John Grooters is the director of a new movie portraying the marriage, choice to become Christians and early persecution of VOM's founders, Richard and Sabina Wurmbrand—told through the eyes of Sabina. SABINA: Tortured For Christ, The Nazi Years will screen in more than 800 theaters in the US for three days only – November 8, 9 and 10. Buy tickets here. Grooters also directed Tortured For Christ – The Movie, which portrayed how the Wurmbrands were persecuted under communists in Romania. SABINA is a prequel to the first film, telling an earlier part of the Wurmbrands’ story, including their persecution—and how they blessed—Nazi forces that occupied their nation. Listen as John talks about the challenge of making a film in the Wurmbrands’ native Romania in the midst of a worldwide Covid-19 pandemic. John will also share how God’s hand was on the production, including filming the scene of Richard’s baptism in the very room where it happened! You’ll hear how Richard and Sabina’s faith has impacted Grooters as he spent five years deeply connected to their story as he created two films, and how he hopes it will impact the faith of viewers around the US and all over the world.

CENTRAL ASIA: Pastor's Murderer Becomes His "Spiritual Grandson"

Jonathan Ekman and Matthew Hanson recently visited persecuted Christians in Central Asia—Christians caught between a growing wave of radical Islam and governments with a communist-style distrust of all religion. Matthew and Jonathan will share stories from believers they met. Listen to hear “the rest of the story” of one of the chapters in When Faith Is Forbidden (VOM Radio host Todd Nettleton’s book), including how God has built on the legacy of a martyred pastor in Tajikistan. They’ll also share the story of a woman who faced intense persecution from her own family, yet has seen God take her suffering and create something “beautiful.” Christians in Central Asia don’t have protection from their governments or from families. Yet the church is growing across the region as more and more people experience the spiritual family of followers of Jesus. You can receive a free copy of When Faith is Forbidden when you make a donation to The Voice of the Martyrs.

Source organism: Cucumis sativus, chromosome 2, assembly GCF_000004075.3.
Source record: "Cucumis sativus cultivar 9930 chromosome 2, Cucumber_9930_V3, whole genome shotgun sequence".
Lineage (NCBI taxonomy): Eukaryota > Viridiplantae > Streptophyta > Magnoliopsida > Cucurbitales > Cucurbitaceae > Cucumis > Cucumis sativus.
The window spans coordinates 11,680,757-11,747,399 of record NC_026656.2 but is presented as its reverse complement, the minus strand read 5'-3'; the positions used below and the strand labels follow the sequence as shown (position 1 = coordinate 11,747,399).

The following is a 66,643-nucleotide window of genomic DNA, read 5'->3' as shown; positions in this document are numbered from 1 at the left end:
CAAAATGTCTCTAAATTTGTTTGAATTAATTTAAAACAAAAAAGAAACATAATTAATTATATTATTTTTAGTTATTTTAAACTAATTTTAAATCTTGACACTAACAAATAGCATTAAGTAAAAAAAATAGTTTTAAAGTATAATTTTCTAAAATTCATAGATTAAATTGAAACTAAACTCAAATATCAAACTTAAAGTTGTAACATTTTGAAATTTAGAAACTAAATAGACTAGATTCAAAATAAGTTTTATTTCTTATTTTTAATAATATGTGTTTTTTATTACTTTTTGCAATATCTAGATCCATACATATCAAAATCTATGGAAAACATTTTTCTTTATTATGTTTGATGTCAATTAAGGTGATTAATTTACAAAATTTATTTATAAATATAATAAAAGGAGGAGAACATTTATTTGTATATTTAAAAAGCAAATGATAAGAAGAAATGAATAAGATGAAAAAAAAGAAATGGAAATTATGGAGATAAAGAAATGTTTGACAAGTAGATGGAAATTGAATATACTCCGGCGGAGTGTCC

REACHING MUSLIMS: "The Prize To Be Won"

How long was it from the time you heard Jesus died, until you knew that He rose again? What did you feel in that interim? Grief? Loss? Defeat? And what did it mean when you knew that He did rise again? “Brother Stephen” has worked with Operation Mobilization for many years sharing the gospel among Muslims, including nomadic peoples in the Middle East. He has told the story of Jesus to people who had never heard it before! Listen for the story of how one woman responded to Jesus’ death. Brother Stephen will share how God called him to missions, and advise those feeling a call to missionary service today. He challenges us to see Muslims not as an enemy to be defeated, but as a prize to be won for Christ. He’ll also share about Muslims making the decision to follow Christ and the price they often pay for that decision. How can Christians living in free nations reach out to Muslims they know or work with? How can we pray for gospel work among Muslims?

IRAN:Remembering Martyrs, Ministering Today

Rashin Soodmand was 13 years old when Iran’s government executed her father, Pastor Hossein Soodmand, and buried him in an unmarked grave in a part of the cemetery reserved for “the cursed.” But killing this faithful pastor didn’t erase his legacy or stop the growth of the church in Iran. Her father wasn’t the only martyr of the persecuted Iranian church that Rashin knew well. In this second part of our conversation, Rashin shares things she remembers about other martyrs she knew personally: Haik Hovsepian, who preached at her father’s funeral; Mehdi Dibaj, who encouraged her to attend Bible school; and Pastor Mohammad “Ravanbakhsh” Yusefi.

IRAN: MARTYR'S DAUGHTER SAYS"THEY COULDN'T STOP MY FATHER"

Rashin Soodmand was 13 years old when her father, Pastor Hossein Soodmand, was executed in Iran for the crime of apostasy. Rashin remembers that day as a strange mix of sadness and joy as she, her family and members of their church dealt with the loss of Pastor Soodmand while at the same time celebrating his life and the fact that he had stood boldly in the face of Christian persecution and threats. Rashin will tell how church leaders encouraged Pastor Hossein to leave Iran and go somewhere safer. He refused; he knew that for him to flee would discourage the hearts of his congregation. She’ll describe the man she knew—a man who genuinely loved people, both Christians and Muslims—and tell of the last time she saw her dad.